Published: May 31, 2009

Scottish on Saturday: Strathclyde Police will attend; Currie resigns

The Strathclyde Police will compete at the first UK major competition of the year – the Scottish Championships – at Dumbarton, Scotland, on Saturday after some speculation that the band would be unable to attend due to challenges within the police force.
 
Although they plan to make the contest, pipes|drums has learned that the band is experiencing a “death by a thousand cuts” from police force management, according to a source close to the band who spoke on condition of anonymity.
 
In February it was reported that the police force planned to eliminate the band altogether, but officials with the Strathclyde Police force later confirmed that the band would be permitted to attend the five major championships.
 
“The band is not in control of itself,” the source said, referring to the allegation that the Office in Charge of the band, Iain MacPherson, has had the job “taken out of his hands” by other officials in the force.
 
The Strathclyde Police Pipe Band has always been under the management of a designated officer in charge, who in the past has been former players, such as the well known piper, John Wilson.
 
pipes|drums also confirmed that Strathclyde Police tenor drummer Scott Currie, who joined after the 2008 season after playing with House of Edgar-Shotts & Dykehead for several years, has resigned. Currie had been in charge of revamping the group’s mid-section.
 
Despite the occupational challenges, morale is allegedly still good within the group, and there are no plans to disband.
 
Funding for the band’s operations have allegedly been cut, meaning, among other things, that “guest” players – pipers and drummers who play with the band but do not serve on the force – will not be flown in. Guests included players from Northern Ireland and England.
 
The inability to bring in guest players, combined with several other members not able to attend, apparently would have prevented the band from competing at Gourock on May 9th had the event not been cancelled due to wet conditions.
 
Thirteen Grade 1 bands are entered to compete at the Scottish Championships. pipes|drums plans to post results in real-time as they are announced from the field.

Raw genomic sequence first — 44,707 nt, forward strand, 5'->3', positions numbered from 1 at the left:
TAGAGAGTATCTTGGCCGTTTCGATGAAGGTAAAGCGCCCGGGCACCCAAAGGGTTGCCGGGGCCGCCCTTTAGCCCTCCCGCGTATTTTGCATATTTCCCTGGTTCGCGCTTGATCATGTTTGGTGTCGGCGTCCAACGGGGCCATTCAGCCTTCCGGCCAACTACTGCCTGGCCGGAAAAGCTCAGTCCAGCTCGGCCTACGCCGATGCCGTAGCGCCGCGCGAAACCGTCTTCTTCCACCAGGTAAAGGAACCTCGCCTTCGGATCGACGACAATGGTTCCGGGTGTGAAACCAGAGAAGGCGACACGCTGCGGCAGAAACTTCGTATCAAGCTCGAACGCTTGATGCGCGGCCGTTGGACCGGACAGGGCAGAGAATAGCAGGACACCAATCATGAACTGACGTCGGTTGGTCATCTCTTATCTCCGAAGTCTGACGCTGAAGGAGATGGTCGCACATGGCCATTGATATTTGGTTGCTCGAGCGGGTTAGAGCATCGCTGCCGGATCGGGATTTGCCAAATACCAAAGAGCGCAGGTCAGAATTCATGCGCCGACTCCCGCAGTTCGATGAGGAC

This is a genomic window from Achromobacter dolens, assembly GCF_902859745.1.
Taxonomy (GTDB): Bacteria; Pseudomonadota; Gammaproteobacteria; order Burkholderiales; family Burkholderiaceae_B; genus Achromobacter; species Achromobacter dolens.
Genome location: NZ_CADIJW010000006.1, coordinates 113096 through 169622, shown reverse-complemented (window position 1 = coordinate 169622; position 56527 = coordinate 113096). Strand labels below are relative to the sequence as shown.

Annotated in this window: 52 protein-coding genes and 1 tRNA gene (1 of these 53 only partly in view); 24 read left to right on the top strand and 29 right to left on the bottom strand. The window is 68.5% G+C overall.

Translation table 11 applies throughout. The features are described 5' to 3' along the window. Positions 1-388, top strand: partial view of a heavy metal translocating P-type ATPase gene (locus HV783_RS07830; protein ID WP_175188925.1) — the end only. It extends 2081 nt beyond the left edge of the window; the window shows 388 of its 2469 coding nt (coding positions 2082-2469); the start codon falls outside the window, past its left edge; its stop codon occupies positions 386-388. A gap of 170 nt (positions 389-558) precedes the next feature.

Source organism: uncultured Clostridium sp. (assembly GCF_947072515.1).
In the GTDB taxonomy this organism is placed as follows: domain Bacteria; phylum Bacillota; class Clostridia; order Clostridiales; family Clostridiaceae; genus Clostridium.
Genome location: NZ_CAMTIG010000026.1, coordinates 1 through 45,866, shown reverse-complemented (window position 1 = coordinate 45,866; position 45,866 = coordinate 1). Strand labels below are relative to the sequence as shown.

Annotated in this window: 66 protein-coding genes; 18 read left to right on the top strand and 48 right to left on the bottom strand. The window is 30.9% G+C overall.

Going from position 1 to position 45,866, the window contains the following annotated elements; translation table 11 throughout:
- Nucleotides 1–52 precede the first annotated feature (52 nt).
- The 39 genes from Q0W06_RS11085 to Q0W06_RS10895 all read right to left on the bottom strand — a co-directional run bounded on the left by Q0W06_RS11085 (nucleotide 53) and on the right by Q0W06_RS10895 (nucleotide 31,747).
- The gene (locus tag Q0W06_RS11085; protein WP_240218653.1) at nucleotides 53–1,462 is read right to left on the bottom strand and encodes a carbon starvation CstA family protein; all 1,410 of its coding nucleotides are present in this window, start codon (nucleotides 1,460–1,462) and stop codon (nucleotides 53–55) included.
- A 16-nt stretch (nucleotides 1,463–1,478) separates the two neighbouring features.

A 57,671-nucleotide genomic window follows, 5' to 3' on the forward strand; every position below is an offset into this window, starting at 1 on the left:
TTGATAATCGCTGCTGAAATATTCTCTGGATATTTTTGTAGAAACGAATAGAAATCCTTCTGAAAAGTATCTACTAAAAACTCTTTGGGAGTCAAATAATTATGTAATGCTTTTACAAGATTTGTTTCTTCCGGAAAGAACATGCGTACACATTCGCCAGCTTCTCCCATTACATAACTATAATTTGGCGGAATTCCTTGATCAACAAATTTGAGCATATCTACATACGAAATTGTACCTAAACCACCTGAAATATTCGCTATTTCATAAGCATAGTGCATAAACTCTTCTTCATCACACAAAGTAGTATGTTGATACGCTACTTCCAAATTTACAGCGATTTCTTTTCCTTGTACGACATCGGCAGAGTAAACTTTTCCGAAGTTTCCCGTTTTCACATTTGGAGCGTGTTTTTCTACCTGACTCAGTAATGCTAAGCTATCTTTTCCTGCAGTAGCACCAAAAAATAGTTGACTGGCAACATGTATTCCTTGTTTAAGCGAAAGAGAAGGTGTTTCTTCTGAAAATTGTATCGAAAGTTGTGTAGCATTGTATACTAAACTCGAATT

The Strathclyde Police are one of the last top-grade police bands in the world to comprise primarily working police officers. Most police bands receive sponsorship, with relatively few actual police officers in the ranks.

8 COMMENTS

  1. God luck to the boys and girls in the Polis for Saturday. Tough stuff dealing with all of this I am sure, but hopefully it’s a good day in Dumbarton.

  2. Is it just me thats kinda sick of hearing about this. I do recognise this is an institution and one of the oldest bands etc, etc. However, this is tax payers money thats being spent flying players in and out and accomodating practices. If the players really wanted it that much then they should do what almost every other player needs to do which includes practicing outwith work, arranging holidays around majors, paying subs or gigging to fill the bands bank balance for uniforms / drums etc, etc. paying good heard earned cash to travel to play and compete and juggling family life to fit in band, practice, work, wife, kids. Not really that different to anyone else. If the band and it’s players really wanted this that much then they would make it happen regardless of money and time being made available. It is not uncommon for several of our drum corps to attend championships straight of a night shift, sleep for a little in the morning, compete then have a sleep in the bus. Around the worlds they take holidays or in a lot of cases where holidays are fixed unpaid leave. Anyway, just my opinion. The name of this band could survive if people wanted it too, without it costing tax payers money surviving which I am sure is where a lot of the issue stems from.